4 Quick tips for screed that lasts a lifetime

Screed Scientist mix dry install level and surface regularity
Cracking, curling, debonding, and crumbling are usually associated with screed defects. Although some of these issues can be fixed, it is always better to prevent than to repair. When it comes to floor screeding, prevention refers to five different aspects:

1. Mixing

Depending on project specifications, screeders can choose between site- and ready-mixed screeds. While ready-mixed screeds can ensure a certain quality, they come pre-mixed with aggregates and admixtures, which may negatively affect project budgets and timescales along with screed compaction and surface regularity parameters. Conversely, when site-mixed screeds are used, screed mixing techniques should be carefully assessed. Although hand mixing is more convenient than machine mixing, especially when forced-action mixers are unavailable on site, it may deliver poor-quality screeds due to insufficient mixing, wrong cement-to-sand ratios, and batch-to-batch variations. Additionally, screeds should never be mixed with cement mixers. Because these mixers fail to blend cement, aggregates, admixtures, and water homogeneously, the resulting compound is usually of poor quality.

2. Installation

Screed installation actually refers to laying and compacting floor screeds. For perfect results, the screed should be laid whilst it is still wet. To ensure adequate compaction through the depth of the screed, screeds thicker than 75mm should be applied in consecutive layers.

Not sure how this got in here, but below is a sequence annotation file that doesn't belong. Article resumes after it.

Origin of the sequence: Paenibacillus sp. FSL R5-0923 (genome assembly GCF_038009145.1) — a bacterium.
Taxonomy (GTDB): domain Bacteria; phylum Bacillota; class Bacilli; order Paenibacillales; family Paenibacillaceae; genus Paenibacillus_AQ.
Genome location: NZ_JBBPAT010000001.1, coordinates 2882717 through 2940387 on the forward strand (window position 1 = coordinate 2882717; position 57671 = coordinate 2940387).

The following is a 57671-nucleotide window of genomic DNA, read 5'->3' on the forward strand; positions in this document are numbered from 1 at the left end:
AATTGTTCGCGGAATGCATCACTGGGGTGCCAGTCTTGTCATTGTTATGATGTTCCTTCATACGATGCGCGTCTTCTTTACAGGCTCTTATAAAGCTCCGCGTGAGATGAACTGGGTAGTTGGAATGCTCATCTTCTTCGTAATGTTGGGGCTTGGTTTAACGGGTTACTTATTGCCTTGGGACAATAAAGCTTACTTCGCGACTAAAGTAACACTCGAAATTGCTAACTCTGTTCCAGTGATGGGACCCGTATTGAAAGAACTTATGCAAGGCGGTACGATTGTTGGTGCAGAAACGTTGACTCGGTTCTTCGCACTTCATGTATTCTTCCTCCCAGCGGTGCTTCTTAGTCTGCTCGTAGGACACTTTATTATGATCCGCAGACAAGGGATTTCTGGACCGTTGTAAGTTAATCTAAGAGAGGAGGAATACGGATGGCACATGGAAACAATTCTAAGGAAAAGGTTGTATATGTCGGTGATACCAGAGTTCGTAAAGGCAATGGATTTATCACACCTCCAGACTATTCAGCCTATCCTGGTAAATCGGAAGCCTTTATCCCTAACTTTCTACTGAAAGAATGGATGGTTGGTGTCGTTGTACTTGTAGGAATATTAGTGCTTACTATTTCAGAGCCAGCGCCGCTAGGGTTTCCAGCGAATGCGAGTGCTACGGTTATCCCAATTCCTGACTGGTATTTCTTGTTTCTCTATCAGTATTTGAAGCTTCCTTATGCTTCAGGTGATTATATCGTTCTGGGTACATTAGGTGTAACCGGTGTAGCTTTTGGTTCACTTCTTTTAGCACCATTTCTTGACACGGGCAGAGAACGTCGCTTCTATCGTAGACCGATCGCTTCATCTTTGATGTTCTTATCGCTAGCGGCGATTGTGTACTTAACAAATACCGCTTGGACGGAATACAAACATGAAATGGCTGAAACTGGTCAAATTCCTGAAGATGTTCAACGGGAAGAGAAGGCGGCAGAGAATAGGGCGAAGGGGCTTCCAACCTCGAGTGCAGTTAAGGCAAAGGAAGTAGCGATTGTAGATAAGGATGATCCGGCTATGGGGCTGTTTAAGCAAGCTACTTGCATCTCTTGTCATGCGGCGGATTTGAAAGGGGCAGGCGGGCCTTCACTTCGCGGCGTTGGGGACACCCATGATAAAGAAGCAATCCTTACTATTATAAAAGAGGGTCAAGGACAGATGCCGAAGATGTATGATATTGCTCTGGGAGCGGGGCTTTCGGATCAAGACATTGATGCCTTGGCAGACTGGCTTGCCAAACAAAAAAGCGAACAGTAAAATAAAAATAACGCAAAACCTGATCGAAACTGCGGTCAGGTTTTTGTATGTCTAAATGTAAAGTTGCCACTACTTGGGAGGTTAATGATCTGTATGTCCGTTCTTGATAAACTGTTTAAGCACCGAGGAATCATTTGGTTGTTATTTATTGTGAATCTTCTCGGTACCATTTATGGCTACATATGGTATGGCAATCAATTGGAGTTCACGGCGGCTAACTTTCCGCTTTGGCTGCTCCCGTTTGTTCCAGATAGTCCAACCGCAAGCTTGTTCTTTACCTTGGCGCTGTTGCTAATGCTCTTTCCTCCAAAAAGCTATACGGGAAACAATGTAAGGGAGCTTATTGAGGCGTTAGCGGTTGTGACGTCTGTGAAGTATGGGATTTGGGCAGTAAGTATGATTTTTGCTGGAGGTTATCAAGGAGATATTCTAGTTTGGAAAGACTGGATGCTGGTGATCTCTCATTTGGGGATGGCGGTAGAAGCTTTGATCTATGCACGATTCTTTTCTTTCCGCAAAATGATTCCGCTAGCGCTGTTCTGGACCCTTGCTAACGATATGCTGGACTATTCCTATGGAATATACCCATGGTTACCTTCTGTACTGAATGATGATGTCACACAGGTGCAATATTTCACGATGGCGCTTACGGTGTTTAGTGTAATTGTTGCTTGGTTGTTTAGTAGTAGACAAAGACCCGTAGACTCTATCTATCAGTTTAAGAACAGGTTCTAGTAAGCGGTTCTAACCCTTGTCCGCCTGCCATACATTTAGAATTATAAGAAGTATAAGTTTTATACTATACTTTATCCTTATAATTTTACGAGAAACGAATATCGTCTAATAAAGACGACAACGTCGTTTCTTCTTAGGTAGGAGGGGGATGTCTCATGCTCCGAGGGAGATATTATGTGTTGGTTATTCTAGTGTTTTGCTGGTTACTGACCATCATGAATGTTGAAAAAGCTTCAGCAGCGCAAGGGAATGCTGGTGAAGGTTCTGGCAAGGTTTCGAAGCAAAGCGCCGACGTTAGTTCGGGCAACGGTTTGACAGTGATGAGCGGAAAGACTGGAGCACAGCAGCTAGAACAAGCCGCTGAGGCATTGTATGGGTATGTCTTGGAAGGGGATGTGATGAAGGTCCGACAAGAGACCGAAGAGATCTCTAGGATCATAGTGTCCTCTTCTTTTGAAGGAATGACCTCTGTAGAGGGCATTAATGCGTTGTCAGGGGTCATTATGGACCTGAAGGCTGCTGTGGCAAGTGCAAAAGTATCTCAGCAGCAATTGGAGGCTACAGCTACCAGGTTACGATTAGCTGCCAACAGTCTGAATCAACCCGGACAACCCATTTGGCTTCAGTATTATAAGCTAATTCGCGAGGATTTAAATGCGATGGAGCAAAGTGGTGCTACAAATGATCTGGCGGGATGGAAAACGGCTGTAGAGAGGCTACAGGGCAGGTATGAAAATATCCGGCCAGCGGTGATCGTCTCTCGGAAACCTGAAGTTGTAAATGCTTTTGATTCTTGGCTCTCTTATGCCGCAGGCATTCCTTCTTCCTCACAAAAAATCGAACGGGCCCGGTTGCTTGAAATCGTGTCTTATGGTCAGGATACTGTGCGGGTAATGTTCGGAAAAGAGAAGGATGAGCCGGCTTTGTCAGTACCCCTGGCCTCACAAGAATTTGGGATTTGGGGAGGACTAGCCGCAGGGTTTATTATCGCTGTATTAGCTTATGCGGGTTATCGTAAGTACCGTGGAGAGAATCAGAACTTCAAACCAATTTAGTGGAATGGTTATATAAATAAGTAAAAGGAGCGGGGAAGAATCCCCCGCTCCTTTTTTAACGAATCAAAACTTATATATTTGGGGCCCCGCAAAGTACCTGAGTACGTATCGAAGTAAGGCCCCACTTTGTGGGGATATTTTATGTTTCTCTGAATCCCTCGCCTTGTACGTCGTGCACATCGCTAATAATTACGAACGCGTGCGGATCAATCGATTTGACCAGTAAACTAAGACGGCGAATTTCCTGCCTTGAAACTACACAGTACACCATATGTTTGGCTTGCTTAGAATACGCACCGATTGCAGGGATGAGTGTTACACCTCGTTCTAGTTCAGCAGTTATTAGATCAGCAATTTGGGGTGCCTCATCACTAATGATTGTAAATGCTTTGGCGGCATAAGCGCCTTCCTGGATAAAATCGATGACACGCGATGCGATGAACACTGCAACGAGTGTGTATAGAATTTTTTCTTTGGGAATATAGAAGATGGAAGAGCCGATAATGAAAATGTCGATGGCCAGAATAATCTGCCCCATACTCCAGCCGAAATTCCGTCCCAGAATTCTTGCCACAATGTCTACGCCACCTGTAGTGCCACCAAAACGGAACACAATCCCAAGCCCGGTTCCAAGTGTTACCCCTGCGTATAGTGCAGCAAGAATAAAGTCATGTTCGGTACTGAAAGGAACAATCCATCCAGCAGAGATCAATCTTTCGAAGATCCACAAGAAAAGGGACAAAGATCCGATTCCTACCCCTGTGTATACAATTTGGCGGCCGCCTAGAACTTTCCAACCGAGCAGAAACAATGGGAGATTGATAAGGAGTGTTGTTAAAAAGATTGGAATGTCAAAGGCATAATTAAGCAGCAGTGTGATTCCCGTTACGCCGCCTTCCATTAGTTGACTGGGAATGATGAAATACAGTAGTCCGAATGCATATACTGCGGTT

3. Level and surface regularity

Typically, departure from the datum level is measured with laser levels, which can help eliminate the risk of errors by yielding accurate measurements and recording multiple results automatically. Surface regularity is verified with a 2m straight edge, placed on the floor. Permissible departure from the straight edge ranges from 3mm (SR1) to 10mm (SR3). Floor-levelling compounds can be used to correct most flatness and surface regularity issues.

4. Drying

Depending on the type of screed formulation selected, the drying period may range from several days to several months. Whilst 75mm screeds mixed in a 1:4 or 1:5 cement-to-sand ratio take around 110 days to dry, in ideal ambient weather conditions, 60mm free-flowing anhydrite screeds require 80 days. Additionally, fast-drying screeds take between 3 and 21 days for complete drying.Getting the right screed for a construction project is almost impossible without paying attention to all these points. For additional information regarding screed mixing, installation, levelling, drying, and protection, you are welcome to contact our team at BuilderScreed or download our free guide “6 tips for a perfect screed and underfloor heating”.
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BuilderScreed is a division of CSCScreeding Ltd.

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